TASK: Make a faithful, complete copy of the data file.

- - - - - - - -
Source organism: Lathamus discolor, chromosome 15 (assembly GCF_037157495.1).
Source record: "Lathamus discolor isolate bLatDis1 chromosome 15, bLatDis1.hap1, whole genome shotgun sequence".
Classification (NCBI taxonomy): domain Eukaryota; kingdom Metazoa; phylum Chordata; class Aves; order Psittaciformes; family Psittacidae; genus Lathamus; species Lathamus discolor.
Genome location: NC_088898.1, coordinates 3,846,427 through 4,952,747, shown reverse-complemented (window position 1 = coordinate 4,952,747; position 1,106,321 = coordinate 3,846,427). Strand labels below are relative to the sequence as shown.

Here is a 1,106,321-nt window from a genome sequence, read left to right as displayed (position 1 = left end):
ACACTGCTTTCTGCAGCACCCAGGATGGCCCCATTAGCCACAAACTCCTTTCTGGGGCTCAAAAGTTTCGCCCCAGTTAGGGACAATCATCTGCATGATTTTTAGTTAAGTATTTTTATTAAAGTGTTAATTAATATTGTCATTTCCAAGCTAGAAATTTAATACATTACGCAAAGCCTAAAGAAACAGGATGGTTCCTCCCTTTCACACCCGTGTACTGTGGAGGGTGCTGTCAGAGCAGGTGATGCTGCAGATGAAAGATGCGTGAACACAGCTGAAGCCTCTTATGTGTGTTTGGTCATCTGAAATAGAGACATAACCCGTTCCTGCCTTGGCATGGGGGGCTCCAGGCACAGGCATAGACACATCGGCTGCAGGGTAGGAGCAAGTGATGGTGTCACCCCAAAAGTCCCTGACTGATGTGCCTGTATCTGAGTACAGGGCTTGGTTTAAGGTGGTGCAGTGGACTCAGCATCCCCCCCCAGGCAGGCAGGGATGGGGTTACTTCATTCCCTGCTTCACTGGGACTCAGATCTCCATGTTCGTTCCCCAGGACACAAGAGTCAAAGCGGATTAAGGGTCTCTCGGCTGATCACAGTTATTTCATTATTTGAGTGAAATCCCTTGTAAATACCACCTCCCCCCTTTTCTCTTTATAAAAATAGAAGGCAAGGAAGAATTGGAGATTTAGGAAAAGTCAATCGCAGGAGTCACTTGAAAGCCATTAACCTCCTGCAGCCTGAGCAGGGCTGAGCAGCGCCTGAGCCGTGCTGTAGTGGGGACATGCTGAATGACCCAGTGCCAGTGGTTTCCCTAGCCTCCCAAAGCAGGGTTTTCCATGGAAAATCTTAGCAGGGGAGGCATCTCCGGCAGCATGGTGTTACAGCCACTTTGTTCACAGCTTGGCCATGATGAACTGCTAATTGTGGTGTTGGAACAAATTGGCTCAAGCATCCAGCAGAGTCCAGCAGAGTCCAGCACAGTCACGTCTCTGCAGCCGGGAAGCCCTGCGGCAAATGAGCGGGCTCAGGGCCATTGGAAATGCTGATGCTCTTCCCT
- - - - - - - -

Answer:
Source organism: Lathamus discolor, chromosome 15 (assembly GCF_037157495.1).
Source record: "Lathamus discolor isolate bLatDis1 chromosome 15, bLatDis1.hap1, whole genome shotgun sequence".
Classification (NCBI taxonomy): domain Eukaryota; kingdom Metazoa; phylum Chordata; class Aves; order Psittaciformes; family Psittacidae; genus Lathamus; species Lathamus discolor.
Genome location: NC_088898.1, coordinates 3,846,427 through 4,952,747, shown reverse-complemented (window position 1 = coordinate 4,952,747; position 1,106,321 = coordinate 3,846,427). Strand labels below are relative to the sequence as shown.

Here is a 1,106,321-nt window from a genome sequence, read left to right as displayed (position 1 = left end):
ACACTGCTTTCTGCAGCACCCAGGATGGCCCCATTAGCCACAAACTCCTTTCTGGGGCTCAAAAGTTTCGCCCCAGTTAGGGACAATCATCTGCATGATTTTTAGTTAAGTATTTTTATTAAAGTGTTAATTAATATTGTCATTTCCAAGCTAGAAATTTAATACATTACGCAAAGCCTAAAGAAACAGGATGGTTCCTCCCTTTCACACCCGTGTACTGTGGAGGGTGCTGTCAGAGCAGGTGATGCTGCAGATGAAAGATGCGTGAACACAGCTGAAGCCTCTTATGTGTGTTTGGTCATCTGAAATAGAGACATAACCCGTTCCTGCCTTGGCATGGGGGGCTCCAGGCACAGGCATAGACACATCGGCTGCAGGGTAGGAGCAAGTGATGGTGTCACCCCAAAAGTCCCTGACTGATGTGCCTGTATCTGAGTACAGGGCTTGGTTTAAGGTGGTGCAGTGGACTCAGCATCCCCCCCCAGGCAGGCAGGGATGGGGTTACTTCATTCCCTGCTTCACTGGGACTCAGATCTCCATGTTCGTTCCCCAGGACACAAGAGTCAAAGCGGATTAAGGGTCTCTCGGCTGATCACAGTTATTTCATTATTTGAGTGAAATCCCTTGTAAATACCACCTCCCCCCTTTTCTCTTTATAAAAATAGAAGGCAAGGAAGAATTGGAGATTTAGGAAAAGTCAATCGCAGGAGTCACTTGAAAGCCATTAACCTCCTGCAGCCTGAGCAGGGCTGAGCAGCGCCTGAGCCGTGCTGTAGTGGGGACATGCTGAATGACCCAGTGCCAGTGGTTTCCCTAGCCTCCCAAAGCAGGGTTTTCCATGGAAAATCTTAGCAGGGGAGGCATCTCCGGCAGCATGGTGTTACAGCCACTTTGTTCACAGCTTGGCCATGATGAACTGCTAATTGTGGTGTTGGAACAAATTGGCTCAAGCATCCAGCAGAGTCCAGCAGAGTCCAGCACAGTCACGTCTCTGCAGCCGGGAAGCCCTGCGGCAAATGAGCGGGCTCAGGGCCATTGGAAATGCTGATGCTCTTCCCT